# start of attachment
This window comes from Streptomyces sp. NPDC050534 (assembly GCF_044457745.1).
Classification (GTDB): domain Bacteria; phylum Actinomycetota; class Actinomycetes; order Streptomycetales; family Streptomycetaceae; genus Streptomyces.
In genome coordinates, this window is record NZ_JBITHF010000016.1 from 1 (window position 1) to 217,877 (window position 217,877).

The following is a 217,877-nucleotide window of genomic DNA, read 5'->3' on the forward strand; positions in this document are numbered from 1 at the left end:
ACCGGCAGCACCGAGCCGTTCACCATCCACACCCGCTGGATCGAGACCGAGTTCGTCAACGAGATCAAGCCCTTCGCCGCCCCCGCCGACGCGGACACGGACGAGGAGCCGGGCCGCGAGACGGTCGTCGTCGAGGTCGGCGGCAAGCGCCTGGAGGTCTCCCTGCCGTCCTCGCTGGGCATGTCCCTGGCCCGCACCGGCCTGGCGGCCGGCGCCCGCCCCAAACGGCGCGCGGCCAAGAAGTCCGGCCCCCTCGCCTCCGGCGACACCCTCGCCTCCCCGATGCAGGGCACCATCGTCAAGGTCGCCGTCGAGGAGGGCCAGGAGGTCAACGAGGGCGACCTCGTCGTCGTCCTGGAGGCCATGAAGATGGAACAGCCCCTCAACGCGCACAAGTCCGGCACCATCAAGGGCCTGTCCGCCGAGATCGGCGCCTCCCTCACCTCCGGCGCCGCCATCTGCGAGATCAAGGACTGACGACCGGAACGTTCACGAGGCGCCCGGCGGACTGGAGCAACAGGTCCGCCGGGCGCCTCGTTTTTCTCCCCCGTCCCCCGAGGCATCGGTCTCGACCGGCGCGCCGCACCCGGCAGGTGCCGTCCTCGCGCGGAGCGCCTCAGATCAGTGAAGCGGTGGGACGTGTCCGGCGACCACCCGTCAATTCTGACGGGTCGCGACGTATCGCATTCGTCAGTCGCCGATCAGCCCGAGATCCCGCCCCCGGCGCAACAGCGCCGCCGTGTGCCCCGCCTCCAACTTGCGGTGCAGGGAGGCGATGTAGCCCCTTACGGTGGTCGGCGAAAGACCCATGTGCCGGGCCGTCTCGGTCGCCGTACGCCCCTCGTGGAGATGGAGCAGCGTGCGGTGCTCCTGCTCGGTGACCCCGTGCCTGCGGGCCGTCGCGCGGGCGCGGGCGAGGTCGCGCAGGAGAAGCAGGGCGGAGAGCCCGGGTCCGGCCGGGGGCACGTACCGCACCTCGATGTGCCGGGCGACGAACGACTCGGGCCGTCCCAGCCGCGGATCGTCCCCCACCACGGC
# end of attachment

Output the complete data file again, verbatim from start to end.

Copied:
This window comes from Streptomyces sp. NPDC050534 (assembly GCF_044457745.1).
Classification (GTDB): domain Bacteria; phylum Actinomycetota; class Actinomycetes; order Streptomycetales; family Streptomycetaceae; genus Streptomyces.
In genome coordinates, this window is record NZ_JBITHF010000016.1 from 1 (window position 1) to 217,877 (window position 217,877).

The following is a 217,877-nucleotide window of genomic DNA, read 5'->3' on the forward strand; positions in this document are numbered from 1 at the left end:
ACCGGCAGCACCGAGCCGTTCACCATCCACACCCGCTGGATCGAGACCGAGTTCGTCAACGAGATCAAGCCCTTCGCCGCCCCCGCCGACGCGGACACGGACGAGGAGCCGGGCCGCGAGACGGTCGTCGTCGAGGTCGGCGGCAAGCGCCTGGAGGTCTCCCTGCCGTCCTCGCTGGGCATGTCCCTGGCCCGCACCGGCCTGGCGGCCGGCGCCCGCCCCAAACGGCGCGCGGCCAAGAAGTCCGGCCCCCTCGCCTCCGGCGACACCCTCGCCTCCCCGATGCAGGGCACCATCGTCAAGGTCGCCGTCGAGGAGGGCCAGGAGGTCAACGAGGGCGACCTCGTCGTCGTCCTGGAGGCCATGAAGATGGAACAGCCCCTCAACGCGCACAAGTCCGGCACCATCAAGGGCCTGTCCGCCGAGATCGGCGCCTCCCTCACCTCCGGCGCCGCCATCTGCGAGATCAAGGACTGACGACCGGAACGTTCACGAGGCGCCCGGCGGACTGGAGCAACAGGTCCGCCGGGCGCCTCGTTTTTCTCCCCCGTCCCCCGAGGCATCGGTCTCGACCGGCGCGCCGCACCCGGCAGGTGCCGTCCTCGCGCGGAGCGCCTCAGATCAGTGAAGCGGTGGGACGTGTCCGGCGACCACCCGTCAATTCTGACGGGTCGCGACGTATCGCATTCGTCAGTCGCCGATCAGCCCGAGATCCCGCCCCCGGCGCAACAGCGCCGCCGTGTGCCCCGCCTCCAACTTGCGGTGCAGGGAGGCGATGTAGCCCCTTACGGTGGTCGGCGAAAGACCCATGTGCCGGGCCGTCTCGGTCGCCGTACGCCCCTCGTGGAGATGGAGCAGCGTGCGGTGCTCCTGCTCGGTGACCCCGTGCCTGCGGGCCGTCGCGCGGGCGCGGGCGAGGTCGCGCAGGAGAAGCAGGGCGGAGAGCCCGGGTCCGGCCGGGGGCACGTACCGCACCTCGATGTGCCGGGCGACGAACGACTCGGGCCGTCCCAGCCGCGGATCGTCCCCCACCACGGC